5 of 12 videos

COMARCA Pilot (English)

This 30 minutes documentary
(Spanish/English language, Color, Stereo Sound) can be watched by selecting the preferred language below



Comarca is said to have been the very music Olivorio Mateo (or Liborio, Papa Liborio, Dios Liborio), the most important curandero and messianic leader in Dominican history, used for healing. Comarca is essentially religious dancing music, with a musical structure similar to 'Mangulina', 'Merengue Tipico' and 'Perico Ripiao' but with lyrics exclusively about Liborio and the other Saints of Dominican Vudu. Olivorio Mateo was was born in Maguana Arriba, a section which lies a few kilometers north of the city of San Juan, in the south of the country.
The Olivorismo (or Liborismo) is a social-religious movement that is said to have its origin in the summer of 1908 after a hurricane, which affected the entire south of the island, heavily hitting the area of San Juan de la Maguana for three interminable days. During the hurricane, Olivorio had disappeared from his home. At first, nobody cared because he used to leave for many days without a word. After a while, the family thought he might have fallen victim to the storm, so they organized a 'novena' for him (nine days of prayer by relatives and friends at the home of the deceased). But the last day of the 'novena', Olivorio suddenly appeared, with a knotted cord on the forehead, saying: 'I come from very far', adding that an angel mounted on a magnificent white horse had transported him to heaven during the storm and there, God, after blessing him with his divine seal, entrusted him back to earth, to preach His message and heal the sick. 'I am not crazy. I am coming, sent by God, to a mission that will last 33 years. Everyone who believes in me will be saved,' clarified Olivorio.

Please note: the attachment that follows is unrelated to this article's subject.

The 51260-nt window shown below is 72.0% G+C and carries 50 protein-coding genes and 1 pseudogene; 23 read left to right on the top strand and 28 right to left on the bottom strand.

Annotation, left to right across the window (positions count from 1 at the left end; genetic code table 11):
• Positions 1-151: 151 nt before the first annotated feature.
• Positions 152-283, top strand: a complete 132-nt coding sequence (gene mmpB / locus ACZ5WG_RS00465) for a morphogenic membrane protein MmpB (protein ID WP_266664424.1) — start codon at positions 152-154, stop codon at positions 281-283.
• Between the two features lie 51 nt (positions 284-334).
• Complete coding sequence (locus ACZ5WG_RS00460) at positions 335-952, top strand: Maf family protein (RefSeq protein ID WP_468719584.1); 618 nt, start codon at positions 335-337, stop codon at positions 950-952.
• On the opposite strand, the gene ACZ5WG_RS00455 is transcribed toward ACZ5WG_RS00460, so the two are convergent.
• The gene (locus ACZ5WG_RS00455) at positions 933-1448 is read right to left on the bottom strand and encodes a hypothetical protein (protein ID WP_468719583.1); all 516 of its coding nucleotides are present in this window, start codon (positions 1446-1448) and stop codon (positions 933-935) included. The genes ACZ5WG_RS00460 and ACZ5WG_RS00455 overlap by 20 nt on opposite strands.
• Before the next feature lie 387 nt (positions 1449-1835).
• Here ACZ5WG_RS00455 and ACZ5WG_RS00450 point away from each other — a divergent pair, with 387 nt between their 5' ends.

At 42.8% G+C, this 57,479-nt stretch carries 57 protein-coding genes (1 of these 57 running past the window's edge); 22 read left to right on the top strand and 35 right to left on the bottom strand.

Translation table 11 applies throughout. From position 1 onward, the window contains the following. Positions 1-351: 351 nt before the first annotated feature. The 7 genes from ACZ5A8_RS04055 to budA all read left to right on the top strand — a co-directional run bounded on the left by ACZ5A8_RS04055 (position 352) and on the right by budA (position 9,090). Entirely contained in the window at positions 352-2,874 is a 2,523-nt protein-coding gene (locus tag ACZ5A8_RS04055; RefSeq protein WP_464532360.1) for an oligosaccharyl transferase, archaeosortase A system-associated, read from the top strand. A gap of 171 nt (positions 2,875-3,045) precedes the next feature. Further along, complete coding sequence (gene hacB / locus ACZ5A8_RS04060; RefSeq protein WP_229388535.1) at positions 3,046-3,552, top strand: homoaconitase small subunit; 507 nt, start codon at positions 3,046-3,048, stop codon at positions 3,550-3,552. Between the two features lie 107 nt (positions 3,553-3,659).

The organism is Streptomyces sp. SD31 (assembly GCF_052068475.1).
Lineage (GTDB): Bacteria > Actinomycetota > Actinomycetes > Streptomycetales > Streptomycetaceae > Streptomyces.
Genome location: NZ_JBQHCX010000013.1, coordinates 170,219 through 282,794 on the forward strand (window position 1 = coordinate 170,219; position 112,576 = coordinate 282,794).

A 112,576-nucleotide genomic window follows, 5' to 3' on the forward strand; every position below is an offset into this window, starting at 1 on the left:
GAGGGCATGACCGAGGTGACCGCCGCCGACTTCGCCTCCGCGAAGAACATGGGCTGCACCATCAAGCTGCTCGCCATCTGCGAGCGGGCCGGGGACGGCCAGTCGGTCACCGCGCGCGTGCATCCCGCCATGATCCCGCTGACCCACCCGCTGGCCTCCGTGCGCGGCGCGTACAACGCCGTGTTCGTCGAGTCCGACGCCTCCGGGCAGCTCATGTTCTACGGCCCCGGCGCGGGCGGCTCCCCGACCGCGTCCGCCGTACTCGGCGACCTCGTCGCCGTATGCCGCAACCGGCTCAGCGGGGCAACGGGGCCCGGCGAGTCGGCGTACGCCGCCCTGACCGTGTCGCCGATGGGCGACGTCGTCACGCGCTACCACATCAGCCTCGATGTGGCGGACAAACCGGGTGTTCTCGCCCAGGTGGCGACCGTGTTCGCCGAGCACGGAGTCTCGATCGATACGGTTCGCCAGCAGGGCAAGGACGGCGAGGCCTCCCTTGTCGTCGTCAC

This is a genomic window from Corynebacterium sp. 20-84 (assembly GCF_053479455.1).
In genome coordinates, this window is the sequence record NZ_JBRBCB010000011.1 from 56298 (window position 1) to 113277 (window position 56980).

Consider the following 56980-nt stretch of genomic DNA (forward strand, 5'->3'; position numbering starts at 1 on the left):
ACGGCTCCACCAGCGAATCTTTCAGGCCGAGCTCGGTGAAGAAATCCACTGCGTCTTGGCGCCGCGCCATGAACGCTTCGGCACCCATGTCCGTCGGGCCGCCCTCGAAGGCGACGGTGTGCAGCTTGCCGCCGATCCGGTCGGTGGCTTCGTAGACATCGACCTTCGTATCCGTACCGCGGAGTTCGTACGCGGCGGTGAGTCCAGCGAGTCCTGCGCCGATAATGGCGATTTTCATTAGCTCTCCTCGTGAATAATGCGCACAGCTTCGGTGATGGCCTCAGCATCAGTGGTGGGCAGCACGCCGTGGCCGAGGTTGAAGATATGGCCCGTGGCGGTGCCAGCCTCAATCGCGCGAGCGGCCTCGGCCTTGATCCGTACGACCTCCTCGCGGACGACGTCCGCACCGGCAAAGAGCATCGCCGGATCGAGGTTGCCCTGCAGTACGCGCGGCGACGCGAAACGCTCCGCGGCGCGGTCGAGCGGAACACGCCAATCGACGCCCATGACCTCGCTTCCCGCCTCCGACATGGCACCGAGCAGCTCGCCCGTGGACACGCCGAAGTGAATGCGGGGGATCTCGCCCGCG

After trying to research in many different locations of the Dominican Republic the possible existence of Comarca and receiving dubious answers or no answers at all, I believe it can be said this is a type of music strictly connected with the 'Liborista' movement, it barely still exists and it is only being performed in the geographical area where I was able to record it: the valley of San Juan de la Maguana.
There are very few senior musicians left who still know how to sing and play Comarca the traditional way and they sometimes perform in 'Fiesta de Palos' and 'Hora Santa' gatherings. The younger musicians I recorded, whilst commendably trying to maintain alive the tradition of this musical genre learned from the elderly, tend to easily slide towards more commercial interpretations of Comarca songs and use a musical style leaning considerably towards the secular upbeat of 'Merengue Tipico', albeit attaining to the 'religious' lyrics that characterize Comarca. I met some of the older Comarca musicians and recorded their performances in extremely remote places, extending from San Juan, Maguana Arriba, Jinova, Juan De Herrera and even smaller hamlets closer to the Haitian border.